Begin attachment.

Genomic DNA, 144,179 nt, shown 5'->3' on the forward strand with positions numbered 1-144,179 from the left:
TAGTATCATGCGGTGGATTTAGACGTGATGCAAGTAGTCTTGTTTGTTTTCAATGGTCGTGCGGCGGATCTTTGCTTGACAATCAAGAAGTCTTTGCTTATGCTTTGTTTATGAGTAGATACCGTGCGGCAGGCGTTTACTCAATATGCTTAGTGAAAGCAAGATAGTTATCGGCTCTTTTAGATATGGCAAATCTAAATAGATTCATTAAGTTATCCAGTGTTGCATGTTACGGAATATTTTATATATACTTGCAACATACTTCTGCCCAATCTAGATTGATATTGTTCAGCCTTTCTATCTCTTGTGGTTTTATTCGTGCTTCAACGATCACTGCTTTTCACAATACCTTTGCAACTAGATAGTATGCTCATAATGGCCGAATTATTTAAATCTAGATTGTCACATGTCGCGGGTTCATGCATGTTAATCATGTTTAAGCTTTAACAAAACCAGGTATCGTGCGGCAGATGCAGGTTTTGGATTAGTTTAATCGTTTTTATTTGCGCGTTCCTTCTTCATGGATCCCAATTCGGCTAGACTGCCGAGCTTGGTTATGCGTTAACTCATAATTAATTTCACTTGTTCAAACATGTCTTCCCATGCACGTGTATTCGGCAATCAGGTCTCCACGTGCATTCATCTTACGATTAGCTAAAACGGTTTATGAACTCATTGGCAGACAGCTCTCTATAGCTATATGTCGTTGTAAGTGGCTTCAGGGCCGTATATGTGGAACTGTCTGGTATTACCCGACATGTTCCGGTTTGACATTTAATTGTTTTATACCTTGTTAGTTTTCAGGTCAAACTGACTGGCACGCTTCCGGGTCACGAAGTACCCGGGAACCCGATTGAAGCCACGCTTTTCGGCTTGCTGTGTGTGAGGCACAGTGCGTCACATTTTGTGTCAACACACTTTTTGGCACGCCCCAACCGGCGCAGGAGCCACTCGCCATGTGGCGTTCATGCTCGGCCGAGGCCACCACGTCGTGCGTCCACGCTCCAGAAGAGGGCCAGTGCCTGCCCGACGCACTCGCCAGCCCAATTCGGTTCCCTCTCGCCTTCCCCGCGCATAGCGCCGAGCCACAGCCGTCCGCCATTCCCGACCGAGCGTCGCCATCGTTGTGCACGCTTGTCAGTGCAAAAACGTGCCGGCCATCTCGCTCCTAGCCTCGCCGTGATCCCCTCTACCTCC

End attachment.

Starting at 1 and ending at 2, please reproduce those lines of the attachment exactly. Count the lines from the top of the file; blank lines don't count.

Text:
Genomic DNA, 144,179 nt, shown 5'->3' on the forward strand with positions numbered 1-144,179 from the left:
TAGTATCATGCGGTGGATTTAGACGTGATGCAAGTAGTCTTGTTTGTTTTCAATGGTCGTGCGGCGGATCTTTGCTTGACAATCAAGAAGTCTTTGCTTATGCTTTGTTTATGAGTAGATACCGTGCGGCAGGCGTTTACTCAATATGCTTAGTGAAAGCAAGATAGTTATCGGCTCTTTTAGATATGGCAAATCTAAATAGATTCATTAAGTTATCCAGTGTTGCATGTTACGGAATATTTTATATATACTTGCAACATACTTCTGCCCAATCTAGATTGATATTGTTCAGCCTTTCTATCTCTTGTGGTTTTATTCGTGCTTCAACGATCACTGCTTTTCACAATACCTTTGCAACTAGATAGTATGCTCATAATGGCCGAATTATTTAAATCTAGATTGTCACATGTCGCGGGTTCATGCATGTTAATCATGTTTAAGCTTTAACAAAACCAGGTATCGTGCGGCAGATGCAGGTTTTGGATTAGTTTAATCGTTTTTATTTGCGCGTTCCTTCTTCATGGATCCCAATTCGGCTAGACTGCCGAGCTTGGTTATGCGTTAACTCATAATTAATTTCACTTGTTCAAACATGTCTTCCCATGCACGTGTATTCGGCAATCAGGTCTCCACGTGCATTCATCTTACGATTAGCTAAAACGGTTTATGAACTCATTGGCAGACAGCTCTCTATAGCTATATGTCGTTGTAAGTGGCTTCAGGGCCGTATATGTGGAACTGTCTGGTATTACCCGACATGTTCCGGTTTGACATTTAATTGTTTTATACCTTGTTAGTTTTCAGGTCAAACTGACTGGCACGCTTCCGGGTCACGAAGTACCCGGGAACCCGATTGAAGCCACGCTTTTCGGCTTGCTGTGTGTGAGGCACAGTGCGTCACATTTTGTGTCAACACACTTTTTGGCACGCCCCAACCGGCGCAGGAGCCACTCGCCATGTGGCGTTCATGCTCGGCCGAGGCCACCACGTCGTGCGTCCACGCTCCAGAAGAGGGCCAGTGCCTGCCCGACGCACTCGCCAGCCCAATTCGGTTCCCTCTCGCCTTCCCCGCGCATAGCGCCGAGCCACAGCCGTCCGCCATTCCCGACCGAGCGTCGCCATCGTTGTGCACGCTTGTCAGTGCAAAAACGTGCCGGCCATCTCGCTCCTAGCCTCGCCGTGATCCCCTCTACCTCC